More finger pointing, more claims that it’s not us, it’s the planners holding things up and claims from the developers that even though they’ve got their planning permission, the planners make it too difficult to get on with the job.
Sadly, the politicians often listen to this whinging and whining, taking it at face value and rejigging the planning regs repeatedly to accommodate it. The worst example of this is the viability card played by virtually every developer within weeks of gaining permission and used to wriggle out of providing affordable housing, or infastructure improvements.
Not content with having this ace in their pack, the developers were able to get the government to put out further guidance, effectively telling councils not to challenge a developer’s viability claims. Despite having such an unlevel planning field, with everything tilted in their favour, developers continue to cry foul at every opportunity and the government continues to listen.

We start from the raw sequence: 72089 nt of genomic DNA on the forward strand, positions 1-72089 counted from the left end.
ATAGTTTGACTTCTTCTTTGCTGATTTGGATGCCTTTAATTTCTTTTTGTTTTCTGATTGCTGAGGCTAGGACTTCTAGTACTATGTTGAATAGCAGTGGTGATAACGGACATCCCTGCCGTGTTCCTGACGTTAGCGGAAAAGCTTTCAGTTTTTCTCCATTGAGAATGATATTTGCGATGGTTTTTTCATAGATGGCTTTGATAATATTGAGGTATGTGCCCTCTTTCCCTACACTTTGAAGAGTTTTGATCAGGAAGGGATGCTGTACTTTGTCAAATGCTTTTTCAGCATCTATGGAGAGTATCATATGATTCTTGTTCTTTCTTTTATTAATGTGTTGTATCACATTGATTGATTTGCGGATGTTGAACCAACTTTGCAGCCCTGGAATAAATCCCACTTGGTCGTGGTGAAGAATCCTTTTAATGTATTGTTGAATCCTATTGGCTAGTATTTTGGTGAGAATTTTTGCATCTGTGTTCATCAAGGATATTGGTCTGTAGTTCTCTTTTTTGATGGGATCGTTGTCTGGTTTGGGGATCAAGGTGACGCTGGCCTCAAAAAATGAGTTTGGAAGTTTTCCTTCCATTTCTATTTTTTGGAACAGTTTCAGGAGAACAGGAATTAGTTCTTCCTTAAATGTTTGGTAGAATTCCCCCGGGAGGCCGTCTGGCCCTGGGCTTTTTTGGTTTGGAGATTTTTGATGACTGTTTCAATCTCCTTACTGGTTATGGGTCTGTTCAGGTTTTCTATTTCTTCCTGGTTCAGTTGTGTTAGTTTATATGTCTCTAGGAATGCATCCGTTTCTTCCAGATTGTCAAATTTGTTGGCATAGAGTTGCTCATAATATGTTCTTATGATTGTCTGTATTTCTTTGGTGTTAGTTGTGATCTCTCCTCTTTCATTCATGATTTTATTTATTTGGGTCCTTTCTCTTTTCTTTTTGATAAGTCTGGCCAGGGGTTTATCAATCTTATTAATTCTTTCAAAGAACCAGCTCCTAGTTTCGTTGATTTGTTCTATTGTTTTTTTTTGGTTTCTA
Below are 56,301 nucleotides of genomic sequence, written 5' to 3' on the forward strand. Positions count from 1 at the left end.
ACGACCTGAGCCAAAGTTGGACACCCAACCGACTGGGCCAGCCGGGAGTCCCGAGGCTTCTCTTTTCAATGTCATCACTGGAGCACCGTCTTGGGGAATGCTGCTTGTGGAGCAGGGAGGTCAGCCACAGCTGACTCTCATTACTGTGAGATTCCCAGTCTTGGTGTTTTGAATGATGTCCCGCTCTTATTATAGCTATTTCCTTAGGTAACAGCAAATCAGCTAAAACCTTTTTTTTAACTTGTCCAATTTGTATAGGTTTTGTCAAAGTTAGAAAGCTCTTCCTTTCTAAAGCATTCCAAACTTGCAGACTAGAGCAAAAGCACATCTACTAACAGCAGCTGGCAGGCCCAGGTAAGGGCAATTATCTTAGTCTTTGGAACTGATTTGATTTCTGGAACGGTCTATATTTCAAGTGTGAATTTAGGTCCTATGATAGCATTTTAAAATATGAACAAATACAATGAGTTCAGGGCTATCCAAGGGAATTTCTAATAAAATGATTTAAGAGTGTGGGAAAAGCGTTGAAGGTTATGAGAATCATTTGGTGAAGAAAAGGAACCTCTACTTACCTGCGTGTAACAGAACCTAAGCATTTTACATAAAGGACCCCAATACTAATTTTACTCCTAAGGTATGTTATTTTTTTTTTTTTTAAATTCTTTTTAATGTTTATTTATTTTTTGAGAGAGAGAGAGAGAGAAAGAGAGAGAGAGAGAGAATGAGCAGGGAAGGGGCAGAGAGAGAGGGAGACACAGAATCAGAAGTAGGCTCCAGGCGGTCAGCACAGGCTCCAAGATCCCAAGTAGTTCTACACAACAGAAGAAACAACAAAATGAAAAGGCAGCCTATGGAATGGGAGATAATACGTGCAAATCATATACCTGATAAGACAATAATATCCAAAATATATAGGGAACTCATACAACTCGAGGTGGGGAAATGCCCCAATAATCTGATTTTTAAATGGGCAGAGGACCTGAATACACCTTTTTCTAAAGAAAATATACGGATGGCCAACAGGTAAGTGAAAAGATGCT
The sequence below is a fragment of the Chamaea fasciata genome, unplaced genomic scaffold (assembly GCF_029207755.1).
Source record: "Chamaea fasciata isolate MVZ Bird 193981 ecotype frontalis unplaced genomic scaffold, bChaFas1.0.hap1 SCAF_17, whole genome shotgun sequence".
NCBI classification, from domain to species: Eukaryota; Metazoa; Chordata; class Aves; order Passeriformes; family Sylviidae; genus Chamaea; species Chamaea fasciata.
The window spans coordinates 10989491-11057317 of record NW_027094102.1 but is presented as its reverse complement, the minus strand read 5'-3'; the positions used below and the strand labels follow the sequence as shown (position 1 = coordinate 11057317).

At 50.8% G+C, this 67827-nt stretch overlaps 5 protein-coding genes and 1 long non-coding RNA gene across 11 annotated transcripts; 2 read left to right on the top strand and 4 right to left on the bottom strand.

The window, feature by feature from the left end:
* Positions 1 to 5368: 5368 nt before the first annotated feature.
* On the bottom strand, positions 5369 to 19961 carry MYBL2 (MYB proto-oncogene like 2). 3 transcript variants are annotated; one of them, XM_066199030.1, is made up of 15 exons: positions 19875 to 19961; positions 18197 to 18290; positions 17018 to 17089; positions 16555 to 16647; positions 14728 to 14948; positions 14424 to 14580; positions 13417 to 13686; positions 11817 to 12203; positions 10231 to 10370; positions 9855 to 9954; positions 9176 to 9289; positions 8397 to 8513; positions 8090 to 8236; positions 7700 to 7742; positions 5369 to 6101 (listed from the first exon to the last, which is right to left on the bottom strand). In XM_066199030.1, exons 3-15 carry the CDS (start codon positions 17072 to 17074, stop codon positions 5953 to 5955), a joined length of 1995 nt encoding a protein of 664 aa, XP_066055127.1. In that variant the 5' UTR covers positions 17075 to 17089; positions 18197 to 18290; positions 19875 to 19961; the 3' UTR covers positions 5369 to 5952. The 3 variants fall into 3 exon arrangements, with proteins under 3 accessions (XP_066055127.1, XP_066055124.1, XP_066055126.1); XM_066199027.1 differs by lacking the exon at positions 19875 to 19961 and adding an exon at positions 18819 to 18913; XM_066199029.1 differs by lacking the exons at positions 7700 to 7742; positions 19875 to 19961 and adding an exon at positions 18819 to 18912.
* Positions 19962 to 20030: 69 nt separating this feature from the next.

The new prime minister, Theresa May, has signalled her intention to deal with the “housing deficit” – the year-after-year shortfall in the number of homes that are built compared with the number of homes that are needed. The government’s target is to build 1 million new homes by 2020, the equivalent of 200,000 a year. Many housing economists think that England needs at least 250,000 new homes a year to keep up with demand. Neither of these targets are being met: last year (2014/15) only 155,000 new-builds were completed.
In order to tackle the shortfall it will first be necessary to correctly identify the obstacles. For many years it has been claimed that the planning system is a major barrier to progress on the grounds that it is slow and cumbersome in issuing planning permissions. This briefing note seeks to explain why this is not, in fact, the main…
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